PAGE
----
On a heavily guarded launchpad at Vandenberg Air Force Base, 125 miles up the Pacific Coast from Los Angeles, a 63-ft.-tall gleaming white rocket sits and waits. Secreted in the nose of the 37-year-old Minuteman II is a 5-ft.-long cone--a mock warhead--and a deflated Mylar balloon. Let's say they are part of an incoming missile from North Korea or Iran. Meanwhile...
About 4,800 miles away on Kwajalein Atoll, perched atop a Pacific coral reef, another rocket sits and waits. Nestled inside its nose cone is a $20 million bullet known as the exoatmospheric kill vehicle. It looks more like a mobile moonshine still than a snub-nosed round, but in the vacuum of space, there are no points for style. Its job is to find and then destroy the incoming "warhead" from Pyongyang or Tehran.
This Friday, sometime between 7 and 11 p.m. Pacific time, the Pentagon plans to fire the rocket from California, then fire the interceptor from the Pacific. It hopes the resulting collision will persuade President Clinton to give the order to start building a $30 billion system to protect the U.S. from missile attack. Success could signal the most profound change in U.S. national security since Washington decided to contain Soviet expansionism in 1947. That is why so much is riding on this week's test for the military, its contractors and the space shield's many proponents in Washington.
This decisive test is the third in a planned series of 19 for the Pentagon's projected National Missile Defense system. While Pentagon officers insist there will be future chances to halt its construction, a success this week could make that politically all but impossible. Congress is chafing to fund the system (see following story) and was heartened by the first test, in which an interceptor pulverized a fake warhead last October. In a second test in January, however, the interceptor missed its target by 241 ft. when a cooling line clogged and shut down its heat-seeking sensors. As a TIME investigation shows, little is being left to chance this time. So little, in fact, that this may be a test in name only--an expensive piece of Potemkin performance art to win enormous military appropriations. Exactly what is going to be tested on Friday?
There are virtually no unknowns in the procedure. The Pentagon knows the type of rocket launching the target as well as the nature of the target; it knows how powerful the rocket's engine is, where it is coming from and when it is being launched. The crew launching the interceptor will even get to listen in on the countdown of the warhead's rocket as it takes place. All that is valuable intelligence--and much, if not all of it, would be denied to the U.S. if a rogue state decided to strike. Such advantages "place significant limitations" on the value of the test, says Philip Coyle, the Pentagon's chief weapons tester.
The test favors a positive outcome in other ways. Much of the gear now being tested won't end up in the operational system. The rocket that will ultimately be deployed to lift the interceptor into space--still in development--will shake 10 times as violently as the more gentle boosters scheduled for the first seven tests. While the Pentagon says the shield will defend against "tens" of incoming warheads, all 19 of the Pentagon's tests are against a lone incoming warhead. Jacques Gansler, the Pentagon's top weapons buyer, told Congress last week that the testing program will grow more complex as the system develops. "The system design is solid," he declared. But some skepticism remains on Capitol Hill. Thus every phase of Friday's test will be carefully scrutinized.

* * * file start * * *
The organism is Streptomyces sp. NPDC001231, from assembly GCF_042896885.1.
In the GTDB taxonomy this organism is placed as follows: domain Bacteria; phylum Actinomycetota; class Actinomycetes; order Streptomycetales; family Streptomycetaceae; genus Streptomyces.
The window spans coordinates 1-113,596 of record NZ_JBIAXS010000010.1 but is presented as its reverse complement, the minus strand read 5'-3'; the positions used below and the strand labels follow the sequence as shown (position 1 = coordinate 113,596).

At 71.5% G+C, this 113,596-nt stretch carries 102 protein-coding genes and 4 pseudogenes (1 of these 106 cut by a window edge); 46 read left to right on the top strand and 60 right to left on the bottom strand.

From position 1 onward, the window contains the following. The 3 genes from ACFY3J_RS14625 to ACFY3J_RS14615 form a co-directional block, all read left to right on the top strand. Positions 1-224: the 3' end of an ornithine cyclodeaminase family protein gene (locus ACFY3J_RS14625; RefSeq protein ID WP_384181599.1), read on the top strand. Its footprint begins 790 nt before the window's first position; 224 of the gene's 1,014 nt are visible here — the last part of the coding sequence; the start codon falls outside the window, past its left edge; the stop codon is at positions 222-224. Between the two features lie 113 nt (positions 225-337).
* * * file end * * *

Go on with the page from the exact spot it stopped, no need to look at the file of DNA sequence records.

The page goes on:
Here is what the missile shield's proponents hope will happen--with a lot of apparent help from Pentagon planners:
Five minutes into its launch, the California rocket will release its mock warhead. The accompanying balloon will quickly inflate to its 6-ft.-plus diameter. Traveling less than a mile away from the mock warhead, the balloon is supposed to lure the interceptor away from its intended target. The warhead and the balloon, along with the container in which they rode into space, will reach a top speed of 14,700 m.p.h. and a peak altitude nearly 1,000 miles above the earth.
Within moments of liftoff, the infrared sensors on a Pentagon satellite perched 22,000 miles above the earth should pick up the rocket's flaming plume. The satellite will alert ground-based radars in Hawaii and Kwajalein, which will begin searching the northeastern skies for the intruder. In a fully deployed system, early-warning radars in Alaska, California, Britain, Greenland and Massachusetts would get the alarm. Updates on the target's path will pour into the U.S. Space Command's outpost at Cheyenne Mountain, Colo. Computers there will assemble a "weapons task plan" based on the incoming weapon's trajectory and any decoys trying to fool the U.S. interceptor. Within minutes, the first draft of this electronic map will be zapped nearly 6,000 miles to Kwajalein and into the interceptor's electronic brain.